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Inaugural presentation of Lien Memorial Scholarship

From left are Dr. Faye Murrin, Chelsey Lawrence and Judy Lien, widow of Dr. Jon Lien.


By Kelly Foss

The inaugural presentation of the Dr. Jon Lien Memorial Scholarship took place recently on the St. John's campus of Memorial University. The award was established to commemorate the lives of Dr. Jon Lien, and his student Dr. Deane Renouf, both formerly with the Department of Psychology at Memorial.

"The award is for an entering full-time graduate student who is entering a program in marine biology or animal behaviour, marine conservation, coastal community revitalization or current fisheries challenges," explained Dr. Faye Murrin, associate dean of graduate studies.

Chelsey Lawrence, a master's student with the Department of Biology, is the first recipient of the award and "is the first of a legacy of talented new students eligible for this scholarship that will embrace the problems and love the questions," according to Ms. Judy Lien, widow of Dr. Lien.

Ms. Lawrence has been a student at Memorial since 2007 and completed her undergraduate studies with an honours in biology.

"My project focuses on the anthropogenic affects of logging and cabin development on the coastal river otter population," she explained. "I have been involved in biology since I was 13 and I've always wanted to do something with otters. When I was told I could do this research project I jumped at the opportunity and I am very honoured to be here today."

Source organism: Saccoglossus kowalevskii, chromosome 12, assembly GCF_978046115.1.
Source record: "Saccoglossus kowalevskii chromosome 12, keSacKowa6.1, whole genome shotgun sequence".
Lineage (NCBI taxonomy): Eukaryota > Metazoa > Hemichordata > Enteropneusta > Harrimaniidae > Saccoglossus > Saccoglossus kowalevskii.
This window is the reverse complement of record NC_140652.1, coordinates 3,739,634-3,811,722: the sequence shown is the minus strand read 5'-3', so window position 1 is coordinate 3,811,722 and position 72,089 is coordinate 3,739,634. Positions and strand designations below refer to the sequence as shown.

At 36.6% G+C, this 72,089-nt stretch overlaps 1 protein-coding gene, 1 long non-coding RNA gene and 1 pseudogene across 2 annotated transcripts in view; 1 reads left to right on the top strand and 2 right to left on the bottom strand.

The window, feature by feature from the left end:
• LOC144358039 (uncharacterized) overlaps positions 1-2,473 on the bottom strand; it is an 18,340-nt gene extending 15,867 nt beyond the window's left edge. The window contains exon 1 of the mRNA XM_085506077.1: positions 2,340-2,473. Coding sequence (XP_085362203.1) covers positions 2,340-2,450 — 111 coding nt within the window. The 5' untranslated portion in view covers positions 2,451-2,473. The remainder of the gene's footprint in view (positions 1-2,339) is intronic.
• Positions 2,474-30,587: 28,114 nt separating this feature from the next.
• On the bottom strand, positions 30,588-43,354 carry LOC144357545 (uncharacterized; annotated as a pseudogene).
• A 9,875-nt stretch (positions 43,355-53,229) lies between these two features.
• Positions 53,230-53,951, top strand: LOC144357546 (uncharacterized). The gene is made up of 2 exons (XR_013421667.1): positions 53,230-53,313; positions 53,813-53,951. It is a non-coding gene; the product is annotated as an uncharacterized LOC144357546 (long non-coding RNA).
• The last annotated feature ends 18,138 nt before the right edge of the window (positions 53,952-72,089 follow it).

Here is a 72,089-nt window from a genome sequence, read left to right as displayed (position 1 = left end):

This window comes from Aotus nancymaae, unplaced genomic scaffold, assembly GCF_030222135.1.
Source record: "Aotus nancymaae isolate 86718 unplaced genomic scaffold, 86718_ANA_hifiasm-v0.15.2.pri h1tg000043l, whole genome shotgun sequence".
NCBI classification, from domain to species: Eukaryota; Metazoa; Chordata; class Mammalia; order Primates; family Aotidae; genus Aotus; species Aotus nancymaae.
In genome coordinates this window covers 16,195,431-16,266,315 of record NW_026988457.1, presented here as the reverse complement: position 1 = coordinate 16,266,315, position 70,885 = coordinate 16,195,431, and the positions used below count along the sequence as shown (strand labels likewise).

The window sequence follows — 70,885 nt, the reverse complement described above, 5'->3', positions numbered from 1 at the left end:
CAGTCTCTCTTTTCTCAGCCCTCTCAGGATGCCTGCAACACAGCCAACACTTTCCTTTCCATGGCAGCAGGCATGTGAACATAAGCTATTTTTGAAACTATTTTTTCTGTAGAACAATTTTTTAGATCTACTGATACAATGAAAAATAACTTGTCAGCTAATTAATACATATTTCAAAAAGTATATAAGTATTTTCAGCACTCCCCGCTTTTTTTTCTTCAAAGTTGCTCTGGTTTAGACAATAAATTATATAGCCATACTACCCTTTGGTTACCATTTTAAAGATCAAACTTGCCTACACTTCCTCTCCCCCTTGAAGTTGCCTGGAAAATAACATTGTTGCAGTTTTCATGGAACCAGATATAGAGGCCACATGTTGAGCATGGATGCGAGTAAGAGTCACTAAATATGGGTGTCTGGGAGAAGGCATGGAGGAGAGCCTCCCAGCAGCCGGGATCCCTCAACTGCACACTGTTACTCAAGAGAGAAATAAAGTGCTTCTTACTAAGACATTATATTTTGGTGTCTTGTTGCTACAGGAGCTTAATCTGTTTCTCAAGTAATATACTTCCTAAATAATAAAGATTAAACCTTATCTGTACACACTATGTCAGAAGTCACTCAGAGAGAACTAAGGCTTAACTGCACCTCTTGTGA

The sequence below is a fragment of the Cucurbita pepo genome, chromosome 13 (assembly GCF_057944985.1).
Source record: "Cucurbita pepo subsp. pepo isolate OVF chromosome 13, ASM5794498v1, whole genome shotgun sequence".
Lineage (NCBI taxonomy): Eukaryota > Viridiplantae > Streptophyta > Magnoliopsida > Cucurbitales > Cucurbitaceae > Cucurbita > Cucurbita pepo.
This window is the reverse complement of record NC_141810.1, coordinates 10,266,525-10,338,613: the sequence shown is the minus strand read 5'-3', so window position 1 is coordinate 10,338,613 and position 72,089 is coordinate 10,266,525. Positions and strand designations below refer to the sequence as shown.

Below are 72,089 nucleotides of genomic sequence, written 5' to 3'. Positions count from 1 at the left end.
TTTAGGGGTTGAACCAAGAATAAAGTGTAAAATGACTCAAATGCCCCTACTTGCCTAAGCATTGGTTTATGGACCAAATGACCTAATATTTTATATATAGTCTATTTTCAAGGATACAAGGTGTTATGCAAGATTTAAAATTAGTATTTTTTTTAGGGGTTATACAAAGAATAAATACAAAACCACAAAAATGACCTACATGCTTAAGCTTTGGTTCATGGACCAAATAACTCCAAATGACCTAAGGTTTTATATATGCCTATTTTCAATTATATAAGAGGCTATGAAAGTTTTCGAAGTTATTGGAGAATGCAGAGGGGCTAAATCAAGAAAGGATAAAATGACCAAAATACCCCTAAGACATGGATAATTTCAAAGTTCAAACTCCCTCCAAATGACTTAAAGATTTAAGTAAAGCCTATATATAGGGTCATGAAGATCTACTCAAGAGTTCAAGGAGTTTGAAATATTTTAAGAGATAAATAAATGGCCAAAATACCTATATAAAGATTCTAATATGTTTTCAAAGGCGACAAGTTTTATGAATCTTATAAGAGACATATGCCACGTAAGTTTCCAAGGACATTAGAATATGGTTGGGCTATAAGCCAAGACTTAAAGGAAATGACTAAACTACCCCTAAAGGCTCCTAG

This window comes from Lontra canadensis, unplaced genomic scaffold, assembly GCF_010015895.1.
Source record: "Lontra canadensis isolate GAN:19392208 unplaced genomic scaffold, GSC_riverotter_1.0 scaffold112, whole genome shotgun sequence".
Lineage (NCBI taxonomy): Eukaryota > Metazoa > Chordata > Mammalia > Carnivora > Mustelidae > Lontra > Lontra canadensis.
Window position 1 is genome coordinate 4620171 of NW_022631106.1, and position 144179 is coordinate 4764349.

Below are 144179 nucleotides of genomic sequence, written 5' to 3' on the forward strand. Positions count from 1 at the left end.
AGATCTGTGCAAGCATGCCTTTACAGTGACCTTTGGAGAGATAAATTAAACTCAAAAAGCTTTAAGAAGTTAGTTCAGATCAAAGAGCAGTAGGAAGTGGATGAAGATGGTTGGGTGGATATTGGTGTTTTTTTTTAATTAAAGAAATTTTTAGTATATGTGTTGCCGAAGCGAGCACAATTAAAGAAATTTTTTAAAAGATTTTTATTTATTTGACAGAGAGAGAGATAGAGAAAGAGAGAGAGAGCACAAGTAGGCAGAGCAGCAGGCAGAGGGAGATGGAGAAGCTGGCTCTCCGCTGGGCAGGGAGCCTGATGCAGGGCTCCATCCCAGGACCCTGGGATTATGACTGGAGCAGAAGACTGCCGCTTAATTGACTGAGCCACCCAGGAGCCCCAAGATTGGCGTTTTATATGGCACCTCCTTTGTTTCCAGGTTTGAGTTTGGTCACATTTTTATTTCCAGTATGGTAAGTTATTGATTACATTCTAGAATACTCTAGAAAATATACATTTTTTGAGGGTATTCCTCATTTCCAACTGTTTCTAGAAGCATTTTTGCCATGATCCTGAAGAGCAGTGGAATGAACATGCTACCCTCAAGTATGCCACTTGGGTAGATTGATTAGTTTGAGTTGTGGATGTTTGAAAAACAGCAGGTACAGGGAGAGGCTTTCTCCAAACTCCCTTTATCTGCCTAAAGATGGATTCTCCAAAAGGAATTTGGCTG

Edna Hall, a former Parks Canada employee and colleague of Dr. Lien, said that he was a visionary who realized that life was short and we all have a duty to make the best of it.

"He realized early in his life that we all only have so many years to achieve our goals and dreams, and that the real skill is in developing the talents of others – especially that of youth – to continue making this a better place," she said. "That is why I know he would be so pleased the first awarding of his scholarship was to a youth from this province who is doing work and research at one of his national parks – he used to remind me that these were his national parks and I was just looking after them for him.

"I feel his mentoring now has come full circle and Jon is helping pass on some of his tremendous legacy again to another young person," added Ms. Hall. "I know he is pleased today."

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